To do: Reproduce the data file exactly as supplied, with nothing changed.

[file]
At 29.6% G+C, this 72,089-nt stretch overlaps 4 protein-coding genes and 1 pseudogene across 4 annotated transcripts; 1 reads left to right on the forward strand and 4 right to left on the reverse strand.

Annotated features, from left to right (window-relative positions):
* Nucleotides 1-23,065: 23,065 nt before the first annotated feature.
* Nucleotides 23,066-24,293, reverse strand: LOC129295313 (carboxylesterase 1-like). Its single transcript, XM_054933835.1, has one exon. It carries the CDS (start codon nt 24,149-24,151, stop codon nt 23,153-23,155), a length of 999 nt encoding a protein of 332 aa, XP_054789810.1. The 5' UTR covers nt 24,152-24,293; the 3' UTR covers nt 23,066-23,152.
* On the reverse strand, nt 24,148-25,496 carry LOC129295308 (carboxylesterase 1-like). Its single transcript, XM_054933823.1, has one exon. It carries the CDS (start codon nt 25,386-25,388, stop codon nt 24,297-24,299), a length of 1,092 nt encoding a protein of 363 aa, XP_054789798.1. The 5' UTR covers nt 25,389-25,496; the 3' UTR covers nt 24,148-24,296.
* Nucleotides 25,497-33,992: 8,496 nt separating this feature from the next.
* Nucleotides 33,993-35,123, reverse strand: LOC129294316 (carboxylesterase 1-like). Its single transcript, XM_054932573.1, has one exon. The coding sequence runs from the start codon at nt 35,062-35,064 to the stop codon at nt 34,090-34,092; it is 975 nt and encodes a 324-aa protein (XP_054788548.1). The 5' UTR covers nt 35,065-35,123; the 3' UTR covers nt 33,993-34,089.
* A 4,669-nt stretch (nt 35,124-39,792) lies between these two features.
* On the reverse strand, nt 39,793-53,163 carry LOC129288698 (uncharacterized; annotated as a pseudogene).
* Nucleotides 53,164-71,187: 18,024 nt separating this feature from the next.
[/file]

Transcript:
At 29.6% G+C, this 72,089-nt stretch overlaps 4 protein-coding genes and 1 pseudogene across 4 annotated transcripts; 1 reads left to right on the forward strand and 4 right to left on the reverse strand.

Annotated features, from left to right (window-relative positions):
* Nucleotides 1-23,065: 23,065 nt before the first annotated feature.
* Nucleotides 23,066-24,293, reverse strand: LOC129295313 (carboxylesterase 1-like). Its single transcript, XM_054933835.1, has one exon. It carries the CDS (start codon nt 24,149-24,151, stop codon nt 23,153-23,155), a length of 999 nt encoding a protein of 332 aa, XP_054789810.1. The 5' UTR covers nt 24,152-24,293; the 3' UTR covers nt 23,066-23,152.
* On the reverse strand, nt 24,148-25,496 carry LOC129295308 (carboxylesterase 1-like). Its single transcript, XM_054933823.1, has one exon. It carries the CDS (start codon nt 25,386-25,388, stop codon nt 24,297-24,299), a length of 1,092 nt encoding a protein of 363 aa, XP_054789798.1. The 5' UTR covers nt 25,389-25,496; the 3' UTR covers nt 24,148-24,296.
* Nucleotides 25,497-33,992: 8,496 nt separating this feature from the next.
* Nucleotides 33,993-35,123, reverse strand: LOC129294316 (carboxylesterase 1-like). Its single transcript, XM_054932573.1, has one exon. The coding sequence runs from the start codon at nt 35,062-35,064 to the stop codon at nt 34,090-34,092; it is 975 nt and encodes a 324-aa protein (XP_054788548.1). The 5' UTR covers nt 35,065-35,123; the 3' UTR covers nt 33,993-34,089.
* A 4,669-nt stretch (nt 35,124-39,792) lies between these two features.
* On the reverse strand, nt 39,793-53,163 carry LOC129288698 (uncharacterized; annotated as a pseudogene).
* Nucleotides 53,164-71,187: 18,024 nt separating this feature from the next.